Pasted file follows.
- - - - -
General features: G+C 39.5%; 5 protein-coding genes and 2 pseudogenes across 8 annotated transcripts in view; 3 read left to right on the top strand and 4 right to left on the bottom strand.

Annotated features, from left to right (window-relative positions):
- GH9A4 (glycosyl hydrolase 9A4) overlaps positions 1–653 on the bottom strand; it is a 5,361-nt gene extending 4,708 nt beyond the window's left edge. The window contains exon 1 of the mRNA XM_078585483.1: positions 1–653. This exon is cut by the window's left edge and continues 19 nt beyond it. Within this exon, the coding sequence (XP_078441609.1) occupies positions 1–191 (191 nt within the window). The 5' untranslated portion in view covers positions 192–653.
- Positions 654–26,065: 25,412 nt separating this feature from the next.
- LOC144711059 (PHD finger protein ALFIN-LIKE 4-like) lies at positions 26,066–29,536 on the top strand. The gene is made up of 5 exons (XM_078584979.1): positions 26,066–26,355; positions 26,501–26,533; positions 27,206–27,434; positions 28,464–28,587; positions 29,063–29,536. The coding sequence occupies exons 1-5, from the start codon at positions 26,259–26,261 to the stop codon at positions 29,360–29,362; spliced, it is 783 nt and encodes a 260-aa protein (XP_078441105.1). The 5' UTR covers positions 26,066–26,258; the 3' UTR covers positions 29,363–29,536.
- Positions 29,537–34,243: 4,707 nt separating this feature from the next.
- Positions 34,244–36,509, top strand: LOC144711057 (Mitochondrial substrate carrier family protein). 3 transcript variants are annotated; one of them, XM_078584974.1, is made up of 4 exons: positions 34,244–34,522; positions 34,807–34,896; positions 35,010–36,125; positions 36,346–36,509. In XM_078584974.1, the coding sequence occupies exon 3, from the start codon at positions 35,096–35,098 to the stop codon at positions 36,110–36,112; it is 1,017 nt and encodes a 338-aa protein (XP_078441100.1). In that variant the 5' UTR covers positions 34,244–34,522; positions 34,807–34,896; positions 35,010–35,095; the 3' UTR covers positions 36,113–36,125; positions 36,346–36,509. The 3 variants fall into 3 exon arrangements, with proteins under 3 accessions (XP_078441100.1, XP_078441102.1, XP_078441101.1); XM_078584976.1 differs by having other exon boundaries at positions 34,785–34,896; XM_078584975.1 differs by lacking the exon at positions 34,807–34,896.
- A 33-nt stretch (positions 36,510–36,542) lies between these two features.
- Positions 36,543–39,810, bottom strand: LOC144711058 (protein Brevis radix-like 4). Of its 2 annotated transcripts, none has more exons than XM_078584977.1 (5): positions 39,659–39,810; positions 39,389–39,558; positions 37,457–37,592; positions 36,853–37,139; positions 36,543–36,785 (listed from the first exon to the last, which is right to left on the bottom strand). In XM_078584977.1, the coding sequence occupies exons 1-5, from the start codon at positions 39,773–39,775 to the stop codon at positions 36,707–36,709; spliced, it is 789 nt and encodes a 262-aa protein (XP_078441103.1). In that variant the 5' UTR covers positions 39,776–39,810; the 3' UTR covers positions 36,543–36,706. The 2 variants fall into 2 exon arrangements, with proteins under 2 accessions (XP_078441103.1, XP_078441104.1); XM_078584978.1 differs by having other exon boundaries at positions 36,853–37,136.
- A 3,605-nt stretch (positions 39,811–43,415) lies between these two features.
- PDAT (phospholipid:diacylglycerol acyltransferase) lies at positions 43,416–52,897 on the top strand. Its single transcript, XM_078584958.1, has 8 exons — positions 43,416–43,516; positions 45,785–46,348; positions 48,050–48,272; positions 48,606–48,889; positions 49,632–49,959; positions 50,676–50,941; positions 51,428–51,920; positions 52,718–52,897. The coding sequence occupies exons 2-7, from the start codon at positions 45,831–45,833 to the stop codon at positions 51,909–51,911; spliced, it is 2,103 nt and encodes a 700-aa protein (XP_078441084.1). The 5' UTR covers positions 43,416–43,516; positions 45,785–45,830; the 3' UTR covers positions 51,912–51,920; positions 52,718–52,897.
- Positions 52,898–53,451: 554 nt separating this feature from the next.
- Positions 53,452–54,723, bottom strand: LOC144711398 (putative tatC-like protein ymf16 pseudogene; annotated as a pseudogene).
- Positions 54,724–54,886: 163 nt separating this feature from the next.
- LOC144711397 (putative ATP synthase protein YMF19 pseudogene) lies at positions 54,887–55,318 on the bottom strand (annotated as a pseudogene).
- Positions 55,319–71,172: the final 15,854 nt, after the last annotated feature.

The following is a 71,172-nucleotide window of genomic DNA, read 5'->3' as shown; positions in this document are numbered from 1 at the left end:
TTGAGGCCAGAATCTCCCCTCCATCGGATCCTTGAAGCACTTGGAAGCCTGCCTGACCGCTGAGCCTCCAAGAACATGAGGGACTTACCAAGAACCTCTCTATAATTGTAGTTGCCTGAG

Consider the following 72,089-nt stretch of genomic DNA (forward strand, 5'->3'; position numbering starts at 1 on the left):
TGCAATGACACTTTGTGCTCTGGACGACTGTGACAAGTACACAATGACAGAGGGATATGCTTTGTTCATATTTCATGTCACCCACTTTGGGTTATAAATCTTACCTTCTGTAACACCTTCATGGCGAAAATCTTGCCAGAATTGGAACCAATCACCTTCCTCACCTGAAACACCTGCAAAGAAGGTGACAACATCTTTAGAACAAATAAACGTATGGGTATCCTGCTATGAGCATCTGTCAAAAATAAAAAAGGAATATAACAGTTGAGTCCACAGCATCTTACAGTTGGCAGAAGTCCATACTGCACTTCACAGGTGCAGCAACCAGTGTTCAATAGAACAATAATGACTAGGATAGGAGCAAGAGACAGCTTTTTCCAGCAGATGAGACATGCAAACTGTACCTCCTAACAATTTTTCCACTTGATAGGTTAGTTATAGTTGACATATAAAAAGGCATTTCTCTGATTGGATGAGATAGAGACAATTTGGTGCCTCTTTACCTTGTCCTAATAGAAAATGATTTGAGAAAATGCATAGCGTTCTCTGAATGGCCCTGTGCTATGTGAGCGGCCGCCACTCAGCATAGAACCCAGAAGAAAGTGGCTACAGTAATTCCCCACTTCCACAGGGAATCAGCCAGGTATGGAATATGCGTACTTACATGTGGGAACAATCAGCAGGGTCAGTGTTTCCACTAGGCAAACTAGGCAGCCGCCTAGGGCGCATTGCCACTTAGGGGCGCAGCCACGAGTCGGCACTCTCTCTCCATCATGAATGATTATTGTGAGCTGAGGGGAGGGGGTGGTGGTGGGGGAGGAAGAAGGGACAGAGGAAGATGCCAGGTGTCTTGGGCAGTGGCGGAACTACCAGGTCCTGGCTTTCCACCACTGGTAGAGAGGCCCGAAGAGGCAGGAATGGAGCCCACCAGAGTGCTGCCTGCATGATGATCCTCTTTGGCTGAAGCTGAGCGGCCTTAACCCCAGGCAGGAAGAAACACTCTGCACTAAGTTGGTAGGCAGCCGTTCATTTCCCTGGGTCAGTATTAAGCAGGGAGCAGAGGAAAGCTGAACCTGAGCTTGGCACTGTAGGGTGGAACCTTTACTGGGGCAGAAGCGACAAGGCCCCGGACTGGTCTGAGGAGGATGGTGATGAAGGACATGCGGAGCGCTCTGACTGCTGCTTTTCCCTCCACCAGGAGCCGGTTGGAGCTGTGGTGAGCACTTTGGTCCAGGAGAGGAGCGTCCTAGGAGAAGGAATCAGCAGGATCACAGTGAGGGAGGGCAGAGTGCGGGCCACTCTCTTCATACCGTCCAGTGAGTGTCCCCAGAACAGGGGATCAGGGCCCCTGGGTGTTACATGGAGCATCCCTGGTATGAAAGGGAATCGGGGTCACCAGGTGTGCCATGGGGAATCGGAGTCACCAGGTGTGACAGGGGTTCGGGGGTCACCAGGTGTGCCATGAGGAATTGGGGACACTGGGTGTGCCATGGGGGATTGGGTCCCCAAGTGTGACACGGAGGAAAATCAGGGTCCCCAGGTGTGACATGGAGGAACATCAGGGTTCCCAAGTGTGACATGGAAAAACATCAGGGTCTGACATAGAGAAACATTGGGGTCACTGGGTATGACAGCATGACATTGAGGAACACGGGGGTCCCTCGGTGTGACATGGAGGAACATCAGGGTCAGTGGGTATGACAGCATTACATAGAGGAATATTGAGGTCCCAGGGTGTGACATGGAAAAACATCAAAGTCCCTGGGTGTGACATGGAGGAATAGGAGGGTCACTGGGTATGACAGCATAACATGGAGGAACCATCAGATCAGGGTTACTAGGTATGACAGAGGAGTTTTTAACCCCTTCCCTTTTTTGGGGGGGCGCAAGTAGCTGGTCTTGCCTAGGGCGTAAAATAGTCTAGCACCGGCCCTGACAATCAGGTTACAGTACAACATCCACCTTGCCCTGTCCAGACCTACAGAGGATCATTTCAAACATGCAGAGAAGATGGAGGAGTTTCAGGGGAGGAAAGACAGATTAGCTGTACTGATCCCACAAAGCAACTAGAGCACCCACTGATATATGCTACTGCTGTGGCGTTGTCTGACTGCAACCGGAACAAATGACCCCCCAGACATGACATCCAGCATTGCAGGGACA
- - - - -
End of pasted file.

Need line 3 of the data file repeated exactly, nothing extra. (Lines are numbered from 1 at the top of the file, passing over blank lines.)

- GH9A4 (glycosyl hydrolase 9A4) overlaps positions 1–653 on the bottom strand; it is a 5,361-nt gene extending 4,708 nt beyond the window's left edge. The window contains exon 1 of the mRNA XM_078585483.1: positions 1–653. This exon is cut by the window's left edge and continues 19 nt beyond it. Within this exon, the coding sequence (XP_078441609.1) occupies positions 1–191 (191 nt within the window). The 5' untranslated portion in view covers positions 192–653.